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Nutrition Conditioning, Inc. Disordered Eating- Prevention, Recognition and Action The 15th FINA World Sports Medicine Congress jointly-sponsored by the.

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Presentation on theme: "Nutrition Conditioning, Inc. Disordered Eating- Prevention, Recognition and Action The 15th FINA World Sports Medicine Congress jointly-sponsored by the."— Presentation transcript:

1 Nutrition Conditioning, Inc. Disordered Eating- Prevention, Recognition and Action The 15th FINA World Sports Medicine Congress jointly-sponsored by the American College of Sports Medicine and Indiana Sports Corporation

2 Heidi Skolnik MS,CDN, FACSM Giants Football Team School of American Ballet Women’s Sports Medicine Center at HSS Columnist, Men’s Health Contributing Editor, SELF Magazine On-air contributor; ESPN2’s Cold Pizza

3 Nutrition Conditioning, Inc. Disordered Eating Define Disordered Eating vs. Eating Disorders Prevention and risk reduction Red Flags: how to identify a swimmer who maybe susceptible or already entrenched Intervention suggestions and a model of treatment

4 Nutrition Conditioning, Inc. SPECTRUM of Behaviors, Thoughts, Feelings DE Anorexia Everything in between May or may not be ‘sub clinical’ Bulimia

5 Nutrition Conditioning, Inc. How Prevalent? Estimated over 5 million Americans 5% females and 1% of males have anorexia nervosa, bulimia or binge eating disorder »Position of ADA For female collegiate athletes estimates range from 11-32% for sub clinical DE. Athletes are at greater risk for DE compared to non- athletes. - Affenitio,2203

6 Nutrition Conditioning, Inc. CHARACTERIZED by Preoccupation with food, energy intake and body weight Body weight dissatisfaction Distorted body image Undue influence of body weight on self- evaluation “Feeling” fat Reduced intake or inconsistent intake of energy, fat, and protein

7 Nutrition Conditioning, Inc. GROUP ACTIVITY: Close your eyes… (do not think about cookies for the next 30 seconds)

8 Nutrition Conditioning, Inc. CHARACTERIZED by Compulsive exercise esp. to burn calories- Exercising even when injured and against advice of team Dr., coach, trainer… Menstrual dysfunction Bone injuries Trouble recovering form injuries

9 Nutrition Conditioning, Inc. Performance hurt by Low energy/fatigue/staleness Reduced strength Reduced stamina (but not at first) Altered body composition Preoccupation- lack of concentration Isolation Shame, guilt Increased risk of injury (overuse injuries)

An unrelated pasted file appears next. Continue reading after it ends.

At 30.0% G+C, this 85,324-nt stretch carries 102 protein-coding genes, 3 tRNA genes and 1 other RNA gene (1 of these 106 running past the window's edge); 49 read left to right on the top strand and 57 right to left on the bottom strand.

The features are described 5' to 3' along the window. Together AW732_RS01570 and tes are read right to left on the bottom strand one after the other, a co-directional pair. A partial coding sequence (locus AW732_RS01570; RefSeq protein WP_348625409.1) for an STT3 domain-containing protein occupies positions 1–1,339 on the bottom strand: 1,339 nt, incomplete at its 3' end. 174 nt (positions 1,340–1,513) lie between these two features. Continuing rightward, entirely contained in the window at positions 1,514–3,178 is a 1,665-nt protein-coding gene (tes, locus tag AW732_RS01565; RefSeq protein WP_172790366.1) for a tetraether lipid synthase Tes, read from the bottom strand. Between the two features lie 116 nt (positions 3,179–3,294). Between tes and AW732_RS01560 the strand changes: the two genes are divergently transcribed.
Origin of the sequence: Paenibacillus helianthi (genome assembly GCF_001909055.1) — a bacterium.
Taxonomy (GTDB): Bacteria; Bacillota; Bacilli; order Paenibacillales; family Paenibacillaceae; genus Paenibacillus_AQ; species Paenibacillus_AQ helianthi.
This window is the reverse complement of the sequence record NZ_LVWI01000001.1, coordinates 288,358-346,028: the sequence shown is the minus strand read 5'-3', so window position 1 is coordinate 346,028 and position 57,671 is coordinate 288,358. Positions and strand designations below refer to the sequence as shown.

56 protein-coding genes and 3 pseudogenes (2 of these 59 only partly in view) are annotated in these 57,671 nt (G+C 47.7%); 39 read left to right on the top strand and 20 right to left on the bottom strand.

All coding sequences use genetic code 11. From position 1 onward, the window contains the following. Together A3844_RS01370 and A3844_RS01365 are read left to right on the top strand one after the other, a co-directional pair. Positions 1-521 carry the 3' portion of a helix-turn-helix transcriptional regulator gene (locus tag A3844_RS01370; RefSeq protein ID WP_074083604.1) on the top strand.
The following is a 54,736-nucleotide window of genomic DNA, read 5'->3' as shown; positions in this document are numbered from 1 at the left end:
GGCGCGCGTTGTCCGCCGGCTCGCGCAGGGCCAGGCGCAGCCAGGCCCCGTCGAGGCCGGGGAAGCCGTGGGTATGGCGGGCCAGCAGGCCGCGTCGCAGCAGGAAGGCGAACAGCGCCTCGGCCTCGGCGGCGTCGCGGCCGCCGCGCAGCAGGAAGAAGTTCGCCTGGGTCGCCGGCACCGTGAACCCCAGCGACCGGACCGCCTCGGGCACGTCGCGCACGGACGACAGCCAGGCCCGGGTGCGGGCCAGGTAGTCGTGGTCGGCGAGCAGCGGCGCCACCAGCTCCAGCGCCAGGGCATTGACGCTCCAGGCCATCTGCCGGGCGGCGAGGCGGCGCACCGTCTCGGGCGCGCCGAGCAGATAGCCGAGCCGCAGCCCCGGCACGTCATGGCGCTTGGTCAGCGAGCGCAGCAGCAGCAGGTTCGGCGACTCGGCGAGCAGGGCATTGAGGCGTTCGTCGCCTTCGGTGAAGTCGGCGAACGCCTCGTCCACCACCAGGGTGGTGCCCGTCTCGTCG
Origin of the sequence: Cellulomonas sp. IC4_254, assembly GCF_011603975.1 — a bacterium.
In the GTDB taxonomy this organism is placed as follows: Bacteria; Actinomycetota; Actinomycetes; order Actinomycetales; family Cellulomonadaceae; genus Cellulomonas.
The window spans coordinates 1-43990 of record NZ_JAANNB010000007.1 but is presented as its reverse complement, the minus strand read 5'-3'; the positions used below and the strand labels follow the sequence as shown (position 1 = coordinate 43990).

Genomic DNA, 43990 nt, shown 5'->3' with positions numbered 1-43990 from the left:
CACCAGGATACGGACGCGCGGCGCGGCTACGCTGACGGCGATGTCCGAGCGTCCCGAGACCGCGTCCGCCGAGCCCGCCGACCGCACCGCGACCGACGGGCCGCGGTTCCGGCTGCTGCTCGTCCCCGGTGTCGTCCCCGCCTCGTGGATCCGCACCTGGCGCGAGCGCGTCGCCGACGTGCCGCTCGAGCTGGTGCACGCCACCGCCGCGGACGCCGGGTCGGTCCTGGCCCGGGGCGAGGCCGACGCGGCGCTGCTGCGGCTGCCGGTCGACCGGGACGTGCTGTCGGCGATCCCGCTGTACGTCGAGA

10 Nutrition Conditioning, Inc. Medical Implications of long term energy and nutrient deprivation Increased risk –Clinical eating disorder –Limited recovery from injuries –Breakdown and overuse injuries –Amenorrhea (reduced testosterone) –Osteoporosis –Psychological stress

11 Nutrition Conditioning, Inc. The FEMALE ATHLETE TRIAD Disordered Eating Amenorrhea Osteopenia/porosis

12 Nutrition Conditioning, Inc. DE Eating Osteo- porosis/ penia Amenorrhea Ovarian Hormone Production Hypoestrogenemia Nutrition Calcium Energy DE, Amenorrhea and Osteoporosis

13 Nutrition Conditioning, Inc. Amenorrhea Theories of Amenorrhea Body Fat % Energy Drain Hypothesis Exercise Stress Theory Poor nutrition

14 Nutrition Conditioning, Inc. AMENORRHEA Cessation of period three or more consecutive months or failing to have menstruated by age 16

15 Nutrition Conditioning, Inc. OSTEOPENIA/ OSTEOPOROSIS Bone density formed until age Lifetime issue Increased risk for stress fractures

16 Nutrition Conditioning, Inc. ENERGY DRAIN Stress fractures occurred more often in dancers who had restrictive eating patterns (see below for a partial list) EVEN when matched for menstrual history and bone density!!!! less fat more low-calorie food skipping meals lots of “rules” around eating over exercising

17 Nutrition Conditioning, Inc. Boys at risk too Body dysmorphia to triad –Testosterone and hormonal levels off –Especially at risk- runners, crew, diving…

18 Nutrition Conditioning, Inc. What Causes Disordered Eating? Biosocial ….multifactorial DE GeneticMedia Female Athlete Role Conflicts Self-esteem Societal/ family Body Image Disturbance

19 Nutrition Conditioning, Inc. Often underlying, or additional diagnosis going on: –Mood and Anxiety Disorders –Depression –Obsessive Compulsive Disorder –Personality Disorders –Substance Abuse Disorders

20 Nutrition Conditioning, Inc. WHICH COMES FIRST? Is there a progression from body dissatisfaction to an eating disorder? “...fluctuations in ED symptoms over time are best predicted by body image” -Rosen “ Body image therapy by itself decreases eating guilt and binge eating.”

21 Nutrition Conditioning, Inc. Esquire magazine Poll: 54% would rather be run over by a truck than be fat. 67% would rather be mean or stupid than fat. Esquire magazine, Feb 1994

22 Nutrition Conditioning, Inc. The Health of University Athletes Attitudes, Behaviors & Stressors l 267 athletes: 56% men, 44% women l 86.4% White, 7.5% Black, Native American 6.4%, Hispanic 1.9% & Asian American 1.5% l 67% men & 84 % women within acceptable weights l 32% of men & 8% of women in high-weight range l 27 varsity athletic teams (football, baseball, basketball, swimming,, gymnastics, wrestling & diving) *Selby et al, College Health, July 1990

23 Nutrition Conditioning, Inc. Male Student Athletes’ Perceptions of their Weight Acceptability